This page is part of © FOTW Flags Of The World website

Saint-Claude (Municipality, Jura, France)

Last modified: 2006-12-23 by ivan sache
Keywords: jura | saint-claude |
Links: FOTW homepage | search | disclaimer and copyright | write us | mirrors

[Flag of Saint-Claude]

Flag of Saint-Claude - Image by Ivan Sache, 14 April 2006

See also:

Presentation of Saint-Claude

The municipality of Saint-Claude (12,296 inhabitants; 435 m a.s.l.) is located in the valley of Bienne, in the Jura mountains. It is the traditional capital of Upper Jura (Haut Jura).
In the first decades of the Vth century, two local monks called Romain and Lupicin founded a monastery on a rocky spur dominating the confluency of the rivers Bienne and Tacon. The place harboured ruins of a Gallo-Roman temple and was called Condadisco, from Celtic *condat, confluency. The fourth abbey of the monastery, Oyend, increased the monastery and transformed it into a Principality that ruled all Upper Jura. The monastery and the village that developed nearby were known as Saint-Oyend-de-Joux. It became famous for its collection of relics of the local saints.

In the XIIth century, the body of abbey Claude, who had passed away 600 years before, was exhumated intact. The cult of the thaumaturgic abbey developed far away from Jura; the very pious King of France Louis XI was his most famous supporter. The abbey, which adopted the Benedictine rule, and the town started to be known as Saint-Claude. The name was definitively adopted in the XVIIth century, whereas the abbey fell into decline and was secularized in 1742. The only remain of Saint-Claude religious past is the former abbey church, today the cathedral Sts. Pierre, Paul and André, built in the XIV-XVIIIth centuries. In the cathedral, the St. Claude chapel keeps a shrine with the wax replica of the body of the saint; the treasure of the cathedral includes the authentic forearm of the saint, that escaped desecration in 1794, whereas his left little finger is kept in a separate reliquary. When the revolutionaries burned the body of the saint, his forearm and little finger were stolen and hidden by François Joseph Jacquet, whose house was the only one to escape the 1799 blaze. The expiatory chapel of the White Friars was built in 1869 on the site of Jacquet's house.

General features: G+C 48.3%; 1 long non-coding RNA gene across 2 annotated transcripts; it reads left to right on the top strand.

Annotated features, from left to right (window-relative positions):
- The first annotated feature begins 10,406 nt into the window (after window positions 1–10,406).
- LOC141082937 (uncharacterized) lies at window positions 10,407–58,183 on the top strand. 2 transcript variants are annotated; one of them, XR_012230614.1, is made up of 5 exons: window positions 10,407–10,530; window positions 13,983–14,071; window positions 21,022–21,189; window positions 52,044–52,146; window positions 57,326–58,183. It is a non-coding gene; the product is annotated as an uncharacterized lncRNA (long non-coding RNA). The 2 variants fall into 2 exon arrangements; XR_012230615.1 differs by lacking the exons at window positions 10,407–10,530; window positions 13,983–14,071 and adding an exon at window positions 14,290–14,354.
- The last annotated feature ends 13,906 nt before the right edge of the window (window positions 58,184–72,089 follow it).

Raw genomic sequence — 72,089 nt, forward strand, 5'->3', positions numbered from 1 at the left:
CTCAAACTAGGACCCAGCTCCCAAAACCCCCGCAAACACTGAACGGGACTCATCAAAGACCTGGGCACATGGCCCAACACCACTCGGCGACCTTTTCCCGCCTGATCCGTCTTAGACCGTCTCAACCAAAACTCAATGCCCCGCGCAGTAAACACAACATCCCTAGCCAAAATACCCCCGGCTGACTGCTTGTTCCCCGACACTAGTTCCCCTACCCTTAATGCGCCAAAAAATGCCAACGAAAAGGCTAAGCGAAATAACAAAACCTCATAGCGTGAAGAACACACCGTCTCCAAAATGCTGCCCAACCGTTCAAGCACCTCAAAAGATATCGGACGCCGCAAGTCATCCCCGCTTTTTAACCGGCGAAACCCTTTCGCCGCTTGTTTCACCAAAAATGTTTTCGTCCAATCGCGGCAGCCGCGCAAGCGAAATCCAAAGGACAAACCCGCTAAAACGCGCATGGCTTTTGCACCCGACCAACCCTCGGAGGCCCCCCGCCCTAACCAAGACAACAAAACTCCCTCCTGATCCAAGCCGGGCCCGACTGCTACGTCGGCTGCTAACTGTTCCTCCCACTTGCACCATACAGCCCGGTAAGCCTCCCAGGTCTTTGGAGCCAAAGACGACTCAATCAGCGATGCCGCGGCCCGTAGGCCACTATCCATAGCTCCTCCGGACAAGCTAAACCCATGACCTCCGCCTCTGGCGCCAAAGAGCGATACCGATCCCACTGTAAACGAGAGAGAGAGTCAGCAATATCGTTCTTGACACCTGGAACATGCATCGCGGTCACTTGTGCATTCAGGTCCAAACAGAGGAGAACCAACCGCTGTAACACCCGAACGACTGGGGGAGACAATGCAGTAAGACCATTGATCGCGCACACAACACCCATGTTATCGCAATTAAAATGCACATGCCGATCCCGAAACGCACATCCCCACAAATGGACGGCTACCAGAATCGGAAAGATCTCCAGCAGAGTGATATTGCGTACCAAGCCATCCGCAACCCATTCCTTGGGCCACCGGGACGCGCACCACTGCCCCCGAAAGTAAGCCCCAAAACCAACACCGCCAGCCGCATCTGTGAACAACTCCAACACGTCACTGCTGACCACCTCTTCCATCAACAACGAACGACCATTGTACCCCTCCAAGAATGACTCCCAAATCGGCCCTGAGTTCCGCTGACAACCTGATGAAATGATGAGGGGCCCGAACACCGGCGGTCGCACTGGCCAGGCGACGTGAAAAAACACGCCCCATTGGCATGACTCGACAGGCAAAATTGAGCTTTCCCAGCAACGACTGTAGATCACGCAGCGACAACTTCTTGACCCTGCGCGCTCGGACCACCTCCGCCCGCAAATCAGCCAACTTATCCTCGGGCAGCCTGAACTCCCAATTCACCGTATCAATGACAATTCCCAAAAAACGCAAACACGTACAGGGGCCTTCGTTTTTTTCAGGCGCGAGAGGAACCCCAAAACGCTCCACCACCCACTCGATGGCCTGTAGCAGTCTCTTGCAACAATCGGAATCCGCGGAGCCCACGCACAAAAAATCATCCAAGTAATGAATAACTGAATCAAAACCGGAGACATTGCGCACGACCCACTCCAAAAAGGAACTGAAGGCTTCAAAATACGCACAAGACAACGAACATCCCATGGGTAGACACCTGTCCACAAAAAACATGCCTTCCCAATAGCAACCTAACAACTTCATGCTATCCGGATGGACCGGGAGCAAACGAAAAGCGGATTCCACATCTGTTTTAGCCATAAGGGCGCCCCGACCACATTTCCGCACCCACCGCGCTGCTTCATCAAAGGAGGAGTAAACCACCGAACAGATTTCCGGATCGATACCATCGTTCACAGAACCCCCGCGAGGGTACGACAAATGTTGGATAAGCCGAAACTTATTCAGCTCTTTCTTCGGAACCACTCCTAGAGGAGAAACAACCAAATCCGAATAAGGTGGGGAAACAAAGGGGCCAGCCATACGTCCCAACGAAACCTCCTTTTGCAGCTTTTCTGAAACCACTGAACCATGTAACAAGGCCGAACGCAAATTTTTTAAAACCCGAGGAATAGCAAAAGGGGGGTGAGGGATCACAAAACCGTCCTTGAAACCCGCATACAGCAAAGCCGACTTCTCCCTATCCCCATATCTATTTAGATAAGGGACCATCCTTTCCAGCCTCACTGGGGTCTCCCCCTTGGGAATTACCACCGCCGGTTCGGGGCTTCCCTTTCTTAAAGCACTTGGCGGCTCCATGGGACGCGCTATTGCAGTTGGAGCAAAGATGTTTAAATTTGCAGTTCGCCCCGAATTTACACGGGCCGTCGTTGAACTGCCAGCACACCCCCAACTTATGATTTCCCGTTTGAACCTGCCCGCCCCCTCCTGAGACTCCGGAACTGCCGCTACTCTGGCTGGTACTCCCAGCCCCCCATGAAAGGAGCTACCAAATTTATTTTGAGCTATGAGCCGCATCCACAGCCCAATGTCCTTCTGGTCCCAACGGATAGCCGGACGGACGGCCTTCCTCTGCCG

The Bishopric of Saint-Claude still exists but its seat was transferred to Lons-le-Saunier. The church is also famous for an XVIth century altarpiece offerred by Bishop of Geneva Pierre de Baume and the stalls made in walnut by Jehan de Vitry in 1447-1450.

As early as in the XIIIth century, the town obtained municipal rights from the abbey and developed a very active craft industry: beads, whistles and all kinds of small items made of wood or bones were sold to the pilgrims. They were so famous that they were later named articles de Saint-Claude. The town was the seat of the Grande Judicature, the administrative and legal court of the abbey; very early, Saint-Claude opened a law school were the lawyers to be hired by the Judicature were taught and trained. The most famous of them was Christin, who defended the rights of the serfs of Upper Jura and gained the support of Voltaire.
The French Revolution and the big blaze of 1799 stopped the increase of the population of Saint-Claude; it resumed at the end of the First Empire with the incorporation in 1811 of the neighbouring municipalities of Etables and Vaucluse and the beginning of the industrialization: a paper mill, a coton mill and wire works, powered by the driving force of the watercourses, were set up. In 1855, the production of briar pipes became a monopoly (it employed 4,500 workers in Saint-Claude in 1925), and is still the main fame of Saint-Claude, even if this activity is today restricted to a few craftmen. Cutting of gems started in the XVIIIth century and really developed in the 1880s, and was a main sucess of the cooperative movement (cooperatives Adamas and Le Diamant); this activity is still on in the neighbouring municipalities of Villard-Saint-Sauveur and Septmoncel.